Vai Sikahema, a counselor in the Cherry Hill New Jersey Stake presidency, spoke of the sacrifices his family in Tonga made when he was 5 years old to make a trip to the New Zealand Temple to be sealed. He outlined continuing blessings that have come to his family from covenants made there. The Philadelphia Temple will likewise influence generations.
“The Founding Fathers of the United States and the Constitution a few blocks away are smiling on us, and so will ancient and future prophets,” he said.
Young and old alike were smiling on the cool and overcast morning a week after heavy rains and flooding soaked the East Coast. Claudia Kamor, 91, took a turn at scooping a shovelful of earth following the official groundbreaking. A convert living in the Valley Forge stake, she has been waiting for a temple nearby since her baptism in 1951.
Sisters Kailee and Ava Parkinson, ages 6 and 4, didn’t have tickets for the ceremony but brought their own lawn chairs so they could witness the event with their mom while their dad volunteered at the medical services tent. Mom Heidi Parkinson, from Danville, Pa., thought it important for her children to be there. Said Kailee, “I will write about this place in my journal, and I’m going to get married in the temple.”
President William Schaefermeyer, president of the Pennsylvania Philadelphia Mission, said his missionaries are excited about the temple. “They’re able to invite people in a way they’ve never been able to before,” he said, adding that the temple’s location near city center, with access to public transportation, will greatly aid in retention of new converts.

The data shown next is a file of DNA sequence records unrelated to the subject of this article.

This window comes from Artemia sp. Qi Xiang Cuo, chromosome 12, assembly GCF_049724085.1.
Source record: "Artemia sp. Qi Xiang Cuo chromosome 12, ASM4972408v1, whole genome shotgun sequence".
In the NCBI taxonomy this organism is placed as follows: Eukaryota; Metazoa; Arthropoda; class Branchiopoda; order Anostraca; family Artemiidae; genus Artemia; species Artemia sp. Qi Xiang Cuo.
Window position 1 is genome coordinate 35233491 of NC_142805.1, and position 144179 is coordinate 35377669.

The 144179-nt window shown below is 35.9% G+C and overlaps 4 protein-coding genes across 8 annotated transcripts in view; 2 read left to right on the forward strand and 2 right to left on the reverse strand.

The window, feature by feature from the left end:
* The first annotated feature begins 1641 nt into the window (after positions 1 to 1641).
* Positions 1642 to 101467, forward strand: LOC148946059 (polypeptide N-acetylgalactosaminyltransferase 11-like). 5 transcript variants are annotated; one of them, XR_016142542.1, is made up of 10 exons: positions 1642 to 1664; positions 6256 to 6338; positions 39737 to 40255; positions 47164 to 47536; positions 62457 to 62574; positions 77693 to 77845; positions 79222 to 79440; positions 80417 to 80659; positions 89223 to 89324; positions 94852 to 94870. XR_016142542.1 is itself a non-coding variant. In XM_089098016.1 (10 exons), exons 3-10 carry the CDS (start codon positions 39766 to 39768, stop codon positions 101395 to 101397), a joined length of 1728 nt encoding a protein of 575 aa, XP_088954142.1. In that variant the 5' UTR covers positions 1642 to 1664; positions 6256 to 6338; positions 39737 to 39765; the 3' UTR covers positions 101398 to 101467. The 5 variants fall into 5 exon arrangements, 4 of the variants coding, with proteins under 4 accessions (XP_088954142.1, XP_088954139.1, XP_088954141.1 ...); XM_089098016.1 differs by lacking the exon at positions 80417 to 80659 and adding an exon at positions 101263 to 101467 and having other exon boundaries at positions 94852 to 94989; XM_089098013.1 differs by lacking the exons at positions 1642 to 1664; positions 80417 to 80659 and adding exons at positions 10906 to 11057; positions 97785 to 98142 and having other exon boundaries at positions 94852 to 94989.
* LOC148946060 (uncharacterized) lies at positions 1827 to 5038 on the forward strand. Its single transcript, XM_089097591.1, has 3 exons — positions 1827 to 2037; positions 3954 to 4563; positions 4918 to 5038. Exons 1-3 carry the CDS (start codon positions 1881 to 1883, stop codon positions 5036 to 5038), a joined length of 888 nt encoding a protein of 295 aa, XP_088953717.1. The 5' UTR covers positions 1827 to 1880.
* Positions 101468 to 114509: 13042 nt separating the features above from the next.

The Philadelphia temple was among five new temples announced by President Thomas S. Monson in October 2008. Acknowledging the delay in beginning the project, Mayor Michael A. Nutter said in a press conference at City Hall a year ago, “The leaders of this great church and faith kept their faith” and worked with city leaders to bring the idea to fruition.
He said the proposed edifice will be “another magnificent addition to the Benjamin Franklin Parkway” and contribute to the spiritual as well as economic vitality of the city center.
Cherry Hill New Jersey Stake President Ahmad Corbitt gave the invocation, and Sister Joan Young of the Valley Forge Pennsylvania Stake offered the benediction. A choir comprised of members of the eight stakes sang “High on the mountain Top,” “How Firm a Foundation,” and “I Know that My Redeemer Lives.”
Although Church membership in Philadelphia fell to 150 after Joseph Smith was killed and Saints migrated west, many Latter-day Saint emigrants from Europe passed through Philadelphia between 1855 and 1857. The first stake in Philadelphia was created in 1960 with 1,100 members in congregations throughout southeastern Pennsylvania and in New Jersey, Delaware and Maryland. The temple district will serve more than 32,000 members in eight stakes.